How does one find the right actor to play Stephen Hawking?
Typically, directors and producers do their homework by reviewing an actor’s previous work, looking for clues in the on-screen moments to inspire confidence that a performer has the goods to breathe life into their character. Actor X can do this because he already did that. But unless Daniel Day-Lewis is in the mix, there really is no film resume that suggests an actor can convincingly portray Hawking, the brilliant British scientist whose body is ravaged by amyotrophic lateral sclerosis (ALS or Lou Gehrig’s disease), the motor-neurone disease that robbed him of his ability to speak on his own.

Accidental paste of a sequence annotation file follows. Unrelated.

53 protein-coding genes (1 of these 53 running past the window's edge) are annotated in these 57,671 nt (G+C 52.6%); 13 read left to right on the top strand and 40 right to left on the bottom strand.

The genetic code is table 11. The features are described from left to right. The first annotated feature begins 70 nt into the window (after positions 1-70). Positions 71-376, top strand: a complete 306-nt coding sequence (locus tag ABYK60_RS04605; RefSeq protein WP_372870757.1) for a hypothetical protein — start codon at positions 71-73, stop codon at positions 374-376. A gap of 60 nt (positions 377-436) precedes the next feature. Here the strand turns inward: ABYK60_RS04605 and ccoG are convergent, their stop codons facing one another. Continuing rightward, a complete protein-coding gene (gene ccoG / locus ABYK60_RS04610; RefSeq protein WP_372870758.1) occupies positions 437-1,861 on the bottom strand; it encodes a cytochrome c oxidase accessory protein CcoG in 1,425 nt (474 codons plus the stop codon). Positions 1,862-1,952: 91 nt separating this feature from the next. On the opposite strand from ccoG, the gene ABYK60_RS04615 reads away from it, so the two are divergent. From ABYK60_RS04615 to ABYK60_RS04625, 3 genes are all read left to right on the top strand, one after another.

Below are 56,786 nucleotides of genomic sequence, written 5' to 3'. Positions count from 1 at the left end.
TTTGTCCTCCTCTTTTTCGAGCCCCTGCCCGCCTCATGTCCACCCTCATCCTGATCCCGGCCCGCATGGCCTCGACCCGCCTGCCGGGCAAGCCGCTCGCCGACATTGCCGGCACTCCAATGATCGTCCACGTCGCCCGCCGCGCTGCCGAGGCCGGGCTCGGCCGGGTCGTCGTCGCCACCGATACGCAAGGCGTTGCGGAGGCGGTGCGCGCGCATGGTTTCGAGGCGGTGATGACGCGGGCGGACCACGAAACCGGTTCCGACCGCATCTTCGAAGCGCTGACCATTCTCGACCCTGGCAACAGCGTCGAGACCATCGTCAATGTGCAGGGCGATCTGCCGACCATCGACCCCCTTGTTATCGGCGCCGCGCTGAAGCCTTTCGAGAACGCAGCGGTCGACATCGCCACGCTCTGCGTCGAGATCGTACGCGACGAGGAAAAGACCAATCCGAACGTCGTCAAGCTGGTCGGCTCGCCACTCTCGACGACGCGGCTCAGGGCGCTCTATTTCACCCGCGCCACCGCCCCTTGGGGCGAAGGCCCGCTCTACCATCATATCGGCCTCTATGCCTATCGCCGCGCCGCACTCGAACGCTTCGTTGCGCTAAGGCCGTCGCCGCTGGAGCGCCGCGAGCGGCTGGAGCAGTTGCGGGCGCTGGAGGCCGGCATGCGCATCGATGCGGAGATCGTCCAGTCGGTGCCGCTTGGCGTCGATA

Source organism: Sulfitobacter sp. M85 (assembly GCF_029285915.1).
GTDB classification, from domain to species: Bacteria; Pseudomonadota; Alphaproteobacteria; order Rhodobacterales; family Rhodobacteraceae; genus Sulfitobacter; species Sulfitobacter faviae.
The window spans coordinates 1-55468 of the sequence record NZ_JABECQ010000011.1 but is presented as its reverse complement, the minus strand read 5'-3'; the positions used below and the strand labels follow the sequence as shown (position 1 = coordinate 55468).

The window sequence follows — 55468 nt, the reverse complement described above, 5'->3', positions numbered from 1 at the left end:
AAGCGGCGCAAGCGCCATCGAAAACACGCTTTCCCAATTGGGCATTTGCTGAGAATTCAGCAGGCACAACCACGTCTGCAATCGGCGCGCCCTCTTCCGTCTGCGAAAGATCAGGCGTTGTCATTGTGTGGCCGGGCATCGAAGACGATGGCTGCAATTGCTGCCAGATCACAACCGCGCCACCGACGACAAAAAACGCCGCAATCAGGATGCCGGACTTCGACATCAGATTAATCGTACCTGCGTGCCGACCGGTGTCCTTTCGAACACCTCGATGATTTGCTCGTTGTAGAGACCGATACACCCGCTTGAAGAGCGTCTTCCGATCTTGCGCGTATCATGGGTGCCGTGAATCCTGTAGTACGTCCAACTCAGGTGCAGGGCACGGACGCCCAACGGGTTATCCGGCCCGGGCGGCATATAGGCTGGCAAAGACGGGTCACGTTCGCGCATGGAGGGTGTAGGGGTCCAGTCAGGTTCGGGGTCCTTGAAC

“[In casting Hawking], you have to take a leap into the dark,” says director James Marsh, who successfully gambled on Eddie Redmayne, immediately propelling the 32-year-old British actor and their film, The Theory of Everything, into Oscar contention after its world premiere at this week’s Toronto International Film Festival. Redmayne, best known in the U.S. for playing Marius in Les Misérables, and falling hard for Michelle Williams in My Week With Marilyn, wowed critics and audiences alike, playing the charming and mischievous academic whose physical condition slowly deteriorates from the moment he’s diagnosed with ALS in the 1960s. In a still-evolving Best Actor race that also includes Foxcatcher‘s Steve Carell and The Imitation Game’s Benedict Cumberbatch, Redmayne might be the one to beat. READ FULL STORY